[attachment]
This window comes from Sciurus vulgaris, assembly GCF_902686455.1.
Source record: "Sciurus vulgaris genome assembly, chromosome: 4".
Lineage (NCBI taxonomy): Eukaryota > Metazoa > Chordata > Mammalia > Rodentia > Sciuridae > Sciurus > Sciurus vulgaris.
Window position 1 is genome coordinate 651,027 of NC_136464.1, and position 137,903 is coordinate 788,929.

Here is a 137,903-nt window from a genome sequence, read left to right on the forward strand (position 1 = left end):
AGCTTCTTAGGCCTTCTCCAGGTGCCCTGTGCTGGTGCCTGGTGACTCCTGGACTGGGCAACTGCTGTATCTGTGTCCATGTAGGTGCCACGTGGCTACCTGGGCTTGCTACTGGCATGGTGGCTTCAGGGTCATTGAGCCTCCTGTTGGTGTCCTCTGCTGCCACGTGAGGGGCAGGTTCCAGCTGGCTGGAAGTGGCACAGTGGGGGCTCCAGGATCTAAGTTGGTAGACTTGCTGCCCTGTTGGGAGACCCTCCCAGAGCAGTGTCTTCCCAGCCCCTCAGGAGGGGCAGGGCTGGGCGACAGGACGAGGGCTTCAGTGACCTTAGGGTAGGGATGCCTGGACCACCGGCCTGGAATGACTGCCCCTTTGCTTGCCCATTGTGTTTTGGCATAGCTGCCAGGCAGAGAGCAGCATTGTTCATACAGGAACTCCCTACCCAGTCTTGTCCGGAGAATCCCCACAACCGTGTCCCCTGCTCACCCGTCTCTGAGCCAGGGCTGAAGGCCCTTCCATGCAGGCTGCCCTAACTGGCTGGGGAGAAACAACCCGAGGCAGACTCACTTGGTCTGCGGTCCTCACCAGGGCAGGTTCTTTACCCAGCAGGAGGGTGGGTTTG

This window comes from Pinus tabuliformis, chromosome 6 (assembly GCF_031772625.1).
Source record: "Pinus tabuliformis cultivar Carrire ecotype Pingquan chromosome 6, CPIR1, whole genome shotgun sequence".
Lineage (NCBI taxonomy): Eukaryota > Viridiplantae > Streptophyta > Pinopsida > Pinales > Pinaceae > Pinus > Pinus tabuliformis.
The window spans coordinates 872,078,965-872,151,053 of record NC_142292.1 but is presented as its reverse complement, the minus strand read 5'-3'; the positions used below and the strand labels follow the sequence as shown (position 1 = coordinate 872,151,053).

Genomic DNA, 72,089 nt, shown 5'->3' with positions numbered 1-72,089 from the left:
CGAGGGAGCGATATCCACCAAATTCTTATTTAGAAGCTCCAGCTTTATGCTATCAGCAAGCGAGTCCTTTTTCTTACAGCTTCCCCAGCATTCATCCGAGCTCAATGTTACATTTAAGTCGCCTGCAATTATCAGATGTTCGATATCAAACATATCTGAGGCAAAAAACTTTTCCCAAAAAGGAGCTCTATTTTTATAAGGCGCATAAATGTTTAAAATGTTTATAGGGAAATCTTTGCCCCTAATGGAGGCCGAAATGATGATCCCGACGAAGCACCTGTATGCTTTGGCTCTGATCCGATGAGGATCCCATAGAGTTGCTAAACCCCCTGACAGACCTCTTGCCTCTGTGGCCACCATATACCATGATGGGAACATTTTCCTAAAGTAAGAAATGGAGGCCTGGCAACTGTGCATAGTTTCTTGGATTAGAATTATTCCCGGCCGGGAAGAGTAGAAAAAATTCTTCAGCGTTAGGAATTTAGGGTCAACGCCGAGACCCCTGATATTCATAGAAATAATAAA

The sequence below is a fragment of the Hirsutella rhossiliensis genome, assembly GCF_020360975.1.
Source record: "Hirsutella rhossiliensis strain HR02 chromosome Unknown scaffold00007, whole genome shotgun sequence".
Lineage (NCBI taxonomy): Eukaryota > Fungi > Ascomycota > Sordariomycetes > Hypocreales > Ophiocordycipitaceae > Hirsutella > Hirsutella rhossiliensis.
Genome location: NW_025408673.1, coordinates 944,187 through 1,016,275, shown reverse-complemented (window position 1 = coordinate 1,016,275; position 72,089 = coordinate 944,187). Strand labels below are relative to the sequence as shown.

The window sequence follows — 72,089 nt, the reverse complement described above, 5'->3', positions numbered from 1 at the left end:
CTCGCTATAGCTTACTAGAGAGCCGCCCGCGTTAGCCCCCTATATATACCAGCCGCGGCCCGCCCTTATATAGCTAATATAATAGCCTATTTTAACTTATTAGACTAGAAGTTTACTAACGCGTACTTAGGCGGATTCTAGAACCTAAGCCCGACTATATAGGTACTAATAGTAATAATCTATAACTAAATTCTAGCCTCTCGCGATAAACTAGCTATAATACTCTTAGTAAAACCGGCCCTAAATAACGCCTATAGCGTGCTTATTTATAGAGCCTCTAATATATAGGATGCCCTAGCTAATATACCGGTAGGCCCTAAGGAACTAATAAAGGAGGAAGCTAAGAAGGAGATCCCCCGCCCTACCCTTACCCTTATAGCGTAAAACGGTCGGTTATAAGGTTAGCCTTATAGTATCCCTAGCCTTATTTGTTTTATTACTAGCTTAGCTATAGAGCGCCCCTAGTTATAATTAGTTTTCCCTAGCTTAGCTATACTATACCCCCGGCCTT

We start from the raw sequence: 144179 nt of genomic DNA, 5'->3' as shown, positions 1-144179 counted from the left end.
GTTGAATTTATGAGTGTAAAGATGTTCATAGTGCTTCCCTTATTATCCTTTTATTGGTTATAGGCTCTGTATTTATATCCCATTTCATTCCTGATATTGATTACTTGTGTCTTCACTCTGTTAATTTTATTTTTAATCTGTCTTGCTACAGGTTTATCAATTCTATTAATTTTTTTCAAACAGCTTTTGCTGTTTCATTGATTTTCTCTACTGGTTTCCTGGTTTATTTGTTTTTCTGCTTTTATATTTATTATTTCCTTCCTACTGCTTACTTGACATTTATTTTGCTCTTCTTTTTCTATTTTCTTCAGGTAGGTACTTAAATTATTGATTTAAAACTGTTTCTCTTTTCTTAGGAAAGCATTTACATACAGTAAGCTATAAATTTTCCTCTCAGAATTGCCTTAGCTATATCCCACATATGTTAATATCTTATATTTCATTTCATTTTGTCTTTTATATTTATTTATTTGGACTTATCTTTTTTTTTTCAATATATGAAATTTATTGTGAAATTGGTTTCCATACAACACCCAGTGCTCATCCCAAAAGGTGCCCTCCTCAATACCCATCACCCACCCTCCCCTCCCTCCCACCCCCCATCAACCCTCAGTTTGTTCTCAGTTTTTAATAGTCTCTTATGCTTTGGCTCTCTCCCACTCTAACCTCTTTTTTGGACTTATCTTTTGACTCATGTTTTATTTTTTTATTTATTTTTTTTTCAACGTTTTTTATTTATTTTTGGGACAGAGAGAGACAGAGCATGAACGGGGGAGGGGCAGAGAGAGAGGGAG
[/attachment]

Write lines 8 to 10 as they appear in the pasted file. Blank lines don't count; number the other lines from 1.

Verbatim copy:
Source record: "Pinus tabuliformis cultivar Carrire ecotype Pingquan chromosome 6, CPIR1, whole genome shotgun sequence".
Lineage (NCBI taxonomy): Eukaryota > Viridiplantae > Streptophyta > Pinopsida > Pinales > Pinaceae > Pinus > Pinus tabuliformis.
The window spans coordinates 872,078,965-872,151,053 of record NC_142292.1 but is presented as its reverse complement, the minus strand read 5'-3'; the positions used below and the strand labels follow the sequence as shown (position 1 = coordinate 872,151,053).